Six student teams consisting of over 60 participants from across the UK reached the final stage of the Olympus Rover Competition, which saw them design, construct and test a mini-Mars rover over a period of 9 months. The challenge is based on a potential future robotic mission to collect samples of rock from the Martian surface. The designs had to meet a strict set of engineering and science requirements.
The rovers were put through their paces on terrain similar to that found on the Mars at the RAL Space robotics trials area and had to withstand the stresses and strains of launch in the vibration test facility.
Rovers lost wheels in their attempts to scale the rocky terrain of the Mars yard, others lots nuts and bolts and even a whole robotic arms on the vibration table. The rovers demonstrated some innovative design features including a fully automated collection system and the RAL Space vibration table tested a wooden structure for the first time.
Team Bath Roving from the University of Bath took first place in the competition with their 4-wheeled design, making use of a servo-operated robotic arm to collect sample canisters from the “Martian surface". Varun Chhabra, from the winning team said, “Our team has a diverse range of academic backgrounds with a common interest in space. Participating in the competition has brought that interest to life and has given us all a valuable taste of real space missions. Taking part has been a fantastic opportunity to gain new skills, and develop our team working abilities, while also networking with fellow students and industry professionals.
We were very pleased to see all our hard work to design and build our rover pay off and are humbled by our success against some excellent teams. This was our third consecutive year in the competition, with the team developing greatly since we first took part. We hope to continue to learn from our experiences and put together an equally successful team for next year. Finally, we would like to thank UKSEDS, RAL Space, and all other sponsors for organising the UKSEDS Olympus Rover Trials."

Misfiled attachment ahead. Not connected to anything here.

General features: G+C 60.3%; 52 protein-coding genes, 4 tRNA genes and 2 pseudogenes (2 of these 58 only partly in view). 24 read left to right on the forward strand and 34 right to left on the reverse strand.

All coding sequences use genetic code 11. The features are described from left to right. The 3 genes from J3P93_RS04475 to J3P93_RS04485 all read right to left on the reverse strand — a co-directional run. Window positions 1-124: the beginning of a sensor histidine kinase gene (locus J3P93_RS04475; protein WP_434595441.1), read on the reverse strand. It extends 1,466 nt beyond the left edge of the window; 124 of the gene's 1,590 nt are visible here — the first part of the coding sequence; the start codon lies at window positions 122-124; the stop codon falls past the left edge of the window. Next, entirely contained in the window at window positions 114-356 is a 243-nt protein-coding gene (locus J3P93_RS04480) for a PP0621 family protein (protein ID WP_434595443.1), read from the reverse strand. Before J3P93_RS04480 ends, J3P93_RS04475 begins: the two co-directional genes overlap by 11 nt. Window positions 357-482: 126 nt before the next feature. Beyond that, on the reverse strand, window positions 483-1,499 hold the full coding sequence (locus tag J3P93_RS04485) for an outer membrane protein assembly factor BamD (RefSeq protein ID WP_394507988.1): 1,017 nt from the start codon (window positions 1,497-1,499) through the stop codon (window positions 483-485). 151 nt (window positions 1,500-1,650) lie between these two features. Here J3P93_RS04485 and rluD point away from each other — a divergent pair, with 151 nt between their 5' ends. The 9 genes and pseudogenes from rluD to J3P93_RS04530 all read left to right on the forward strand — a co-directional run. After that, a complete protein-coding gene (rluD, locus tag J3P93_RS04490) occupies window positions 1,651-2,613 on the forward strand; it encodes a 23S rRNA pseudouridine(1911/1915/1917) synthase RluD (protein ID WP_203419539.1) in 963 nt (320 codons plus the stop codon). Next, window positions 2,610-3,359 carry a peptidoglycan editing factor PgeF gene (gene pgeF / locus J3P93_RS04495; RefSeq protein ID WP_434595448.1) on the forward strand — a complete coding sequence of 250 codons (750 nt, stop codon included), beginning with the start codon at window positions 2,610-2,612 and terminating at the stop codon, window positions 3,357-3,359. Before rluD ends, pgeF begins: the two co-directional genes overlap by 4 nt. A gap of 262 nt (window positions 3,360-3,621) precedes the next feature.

Other awards went to Team Furiosity from Cranfield University for building the most innovative robot and for impressing the industry panel of judges at an early design review. Team Ares from Imperial College London were recognised for building a rover with autonomous capabilities and Team Southampton Spaceflight from the University of Southampton were praised for their rover-related outreach programme to encourage more young people to study science subjects at school.
Other teams who made it through to the final round of the competition came from the Universities of Manchester (Team ManSEDS) and Cranfield (Team The Claw).
“Having the chance to apply and test knowledge from your degree is an essential part of preparing students for working in industry" says Sam Bond, Vice Chair of UKSEDS, “The competition is structured to mirror the real development process of modern space missions, giving students a real taste of what working in the space industry is like. Plus, robots are cool!"
“The sophistication and reliability of the robots really exceeded our expectations this year, the teams embraced this extremely hard challenge and showed us how it should be done." says Andrew Bacon, industrial advisor to the project from Thales Alenia Space in the UK.
Aron Kisdi, AI Engineer at GMV said, “It was impressive to see so many teams successfully completing this difficult challenge! Everyone cheered when the first sample container got picked up!"
Professor Chris Mutlow, Director of RAL Space said, “Space is not for the faint hearted. Challenges occur at every stage of the process of getting a mission off the ground and operating somewhere in the solar system. Learning how to deal with this, by coming up with inventive solutions, and having the tenacity to try again is incredibly valuable experience and are something we look for when recruiting scientists and engineers. We're delighted to be able to open our facilities up once more for students across the UK to get to grips with the rigours of testing for space and put into practice the skills we need in the space industry."
The Olympus Rover Competition is organised by UKSEDS, the UK's student space society and its partner, GMV and sponsors, RAL Space, Thales Alenia Space in the UK and FAIR-SPACE Hub. Additional support is provided by Oxford Space Systems and Open Cosmos. Inspired by past and future missions from NASA and the European Space Agency, the competition challenges undergraduate students to solve engineering problems, using industry-standard techniques, tools and processes. More information on the competition can be found at:http://robotics.ukseds.org/
Top image: Rover on the Robotics Test Yard for the Olympus Rover Competition 2019. Credit: UKSEDS
Bottom image: Rover being fixed to the vibration table. Credit: RAL Space